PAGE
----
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Brooklyn Youth

Updated on December 17, 2011
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Be Home in Time For Dinner!

Brooklyn, New York during the 1960’s was an exciting time. The neighborhoods were close-knit fabrics of a safe society where everyone seemed to know everyone. You never had to worry about much back then. In fact the the only thing you really had to worry about was being home in time for dinner.

There are those that say there are only two types of people in the world, those from Brooklyn and everyone else. Although I never really subscribed to that notion I must admit that even now, many years after moving away, I always seem to make a connection with people I meet that were born there.

It was a simpler time where we worried about the war in a far-away land rather than a terrorist war on our own streets in America. Parents worked hard and always stayed focused on providing a better future for their children.

As a young kid growing up I never considered my friends and I to be hoodlums although we did many hoodlum-like things. We never hurt anyone or intentionally did bad things but we always seem to get into trouble one way or another.

Our week days were very structured while attending we attending parochial school with severe restrictions and much supervision. The Catholic Nuns did a very good job keeping us in line. The weekend however was another story. Like sailors on shore-leave, we would run wild. A typical Saturday usually involved sneaking onto the subway and traveling to some far-off destination like Coney Island or Brooklyn Heights.

Thinking back now, I am amazed that we never worried about how, or if, we could get home. We were several miles from home and there were no cell phones or texting back then. I seriously doubt any of us would have been brave enough to call our parents anyway, even if we had to! We did however always seems to successfully calculate our estimated time of arrival to coincide perfectly with getting back to the neighborhood in time for dinner. As I alluded to earlier, there was very little forgiveness for this cardinal sin.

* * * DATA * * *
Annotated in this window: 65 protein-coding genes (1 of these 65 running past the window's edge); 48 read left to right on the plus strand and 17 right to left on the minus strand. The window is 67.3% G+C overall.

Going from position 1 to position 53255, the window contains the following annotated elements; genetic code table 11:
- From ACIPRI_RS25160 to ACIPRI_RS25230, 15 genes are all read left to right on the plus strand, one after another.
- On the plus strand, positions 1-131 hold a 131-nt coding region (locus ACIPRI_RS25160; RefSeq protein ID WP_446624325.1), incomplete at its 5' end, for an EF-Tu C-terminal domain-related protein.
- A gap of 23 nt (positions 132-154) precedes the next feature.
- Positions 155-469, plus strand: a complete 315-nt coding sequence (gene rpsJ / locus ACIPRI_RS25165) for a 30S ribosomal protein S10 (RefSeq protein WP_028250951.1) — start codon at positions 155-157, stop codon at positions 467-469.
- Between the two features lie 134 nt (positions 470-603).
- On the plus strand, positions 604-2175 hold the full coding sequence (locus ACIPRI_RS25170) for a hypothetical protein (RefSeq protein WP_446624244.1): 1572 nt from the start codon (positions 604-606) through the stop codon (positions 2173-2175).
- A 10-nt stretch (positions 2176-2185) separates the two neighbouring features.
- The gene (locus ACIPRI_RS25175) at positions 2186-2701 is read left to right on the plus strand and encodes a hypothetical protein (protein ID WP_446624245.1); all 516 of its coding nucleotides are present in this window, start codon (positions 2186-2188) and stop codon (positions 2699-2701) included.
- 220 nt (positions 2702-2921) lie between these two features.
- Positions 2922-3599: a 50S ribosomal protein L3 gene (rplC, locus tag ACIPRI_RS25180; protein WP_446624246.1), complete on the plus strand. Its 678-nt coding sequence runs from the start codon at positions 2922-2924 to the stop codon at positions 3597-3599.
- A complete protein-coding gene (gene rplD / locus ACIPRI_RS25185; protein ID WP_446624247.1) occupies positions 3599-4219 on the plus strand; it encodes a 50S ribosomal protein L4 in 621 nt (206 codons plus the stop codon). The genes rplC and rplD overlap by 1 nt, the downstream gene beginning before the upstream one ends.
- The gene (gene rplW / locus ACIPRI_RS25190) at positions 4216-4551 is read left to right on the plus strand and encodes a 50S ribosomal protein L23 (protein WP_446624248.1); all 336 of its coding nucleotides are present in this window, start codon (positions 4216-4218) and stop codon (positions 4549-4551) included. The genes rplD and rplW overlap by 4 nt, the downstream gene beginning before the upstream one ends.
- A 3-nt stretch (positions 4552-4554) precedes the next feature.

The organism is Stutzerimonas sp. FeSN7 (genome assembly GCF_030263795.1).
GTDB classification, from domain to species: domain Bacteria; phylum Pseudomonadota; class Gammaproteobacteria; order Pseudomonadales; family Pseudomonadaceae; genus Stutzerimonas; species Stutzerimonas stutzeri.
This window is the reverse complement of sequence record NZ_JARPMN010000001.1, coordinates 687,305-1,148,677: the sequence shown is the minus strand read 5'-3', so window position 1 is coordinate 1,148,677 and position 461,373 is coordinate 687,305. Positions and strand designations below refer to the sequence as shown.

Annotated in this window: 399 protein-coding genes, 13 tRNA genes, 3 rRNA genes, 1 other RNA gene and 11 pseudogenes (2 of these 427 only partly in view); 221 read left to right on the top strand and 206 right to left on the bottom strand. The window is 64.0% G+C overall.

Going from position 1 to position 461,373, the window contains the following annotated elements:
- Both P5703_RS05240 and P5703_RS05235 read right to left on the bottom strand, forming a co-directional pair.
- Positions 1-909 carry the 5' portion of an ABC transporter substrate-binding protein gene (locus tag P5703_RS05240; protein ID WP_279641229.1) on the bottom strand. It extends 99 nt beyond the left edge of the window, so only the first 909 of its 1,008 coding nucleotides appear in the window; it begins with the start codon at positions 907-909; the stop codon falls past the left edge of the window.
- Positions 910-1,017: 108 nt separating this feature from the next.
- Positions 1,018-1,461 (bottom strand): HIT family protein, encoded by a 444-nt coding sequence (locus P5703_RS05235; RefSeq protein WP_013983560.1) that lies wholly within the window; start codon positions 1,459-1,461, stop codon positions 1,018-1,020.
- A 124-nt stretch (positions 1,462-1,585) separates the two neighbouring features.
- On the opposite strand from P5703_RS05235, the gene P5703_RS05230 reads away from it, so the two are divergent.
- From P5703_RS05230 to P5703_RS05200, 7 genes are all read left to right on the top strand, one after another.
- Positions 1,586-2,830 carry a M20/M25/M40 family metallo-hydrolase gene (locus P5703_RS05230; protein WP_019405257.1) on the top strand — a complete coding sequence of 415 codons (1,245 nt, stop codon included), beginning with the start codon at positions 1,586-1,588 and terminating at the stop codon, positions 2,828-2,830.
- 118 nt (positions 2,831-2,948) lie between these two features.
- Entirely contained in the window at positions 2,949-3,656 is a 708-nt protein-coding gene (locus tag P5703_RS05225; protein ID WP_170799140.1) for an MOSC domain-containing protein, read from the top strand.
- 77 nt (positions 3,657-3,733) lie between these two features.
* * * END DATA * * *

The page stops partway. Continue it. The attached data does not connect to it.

We always seem to be fighting but strangely enough no one ever really got hurt (a black eye was considered normal). Even though we were young we had a strict code to live by. There were several rules and you had to abide by all of them. Everything was of the utmost importance from “chips” on the ball to never being a rat.

Although it has been over 40 years since those days, in many ways it seems like yesterday. The old gang is all gone now, living in different parts of the country. I too have moved away, living in a different state and often think about those days. One thing I have learned is that you can take the kid out of Brooklyn but you cannot take Brooklyn out of the kid!


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    • e-five profile image

      John C Thomas 

      6 years ago from Chicago, Illinois, USA

      Brooklyn has changed a lot in the past 15-20 years. There are "yuppified" areas, pro sports teams are moving back, and the cost of living is rising. I'd be interested in seeing your evaluation of how the borough has changed since you were growing up, and whether these changes have been positive or negative.

    • dashingclaire profile image

      dashingclaire 

      6 years ago from United States

      KevinC9998 this is a great hub. Yes I remember the nuns from grades 1-12. I get flash backs when I think about my penmanship LOL Every 2-3 years the small group that hang out in high school get together in NY. I know what you mean when people move away. You always come from Brooklyn. Voted up

    • hhunterr profile image

      hhunterr 

      6 years ago from Highway 24

      It all has a nice flow to it, Kevin . .

    • KevinC9998 profile imageAUTHOR

      KevinC9998 

      7 years ago

      I believe you are correct my friend.

    • Phil Plasma profile image

      Phil Plasma 

      7 years ago from Montreal, Quebec

      We are all formed by the places and people we grew up with, though in some places this is certainly more true than in others. I don't doubt that Brooklyn falls near the top of such a list of place-forming of kids growing up.

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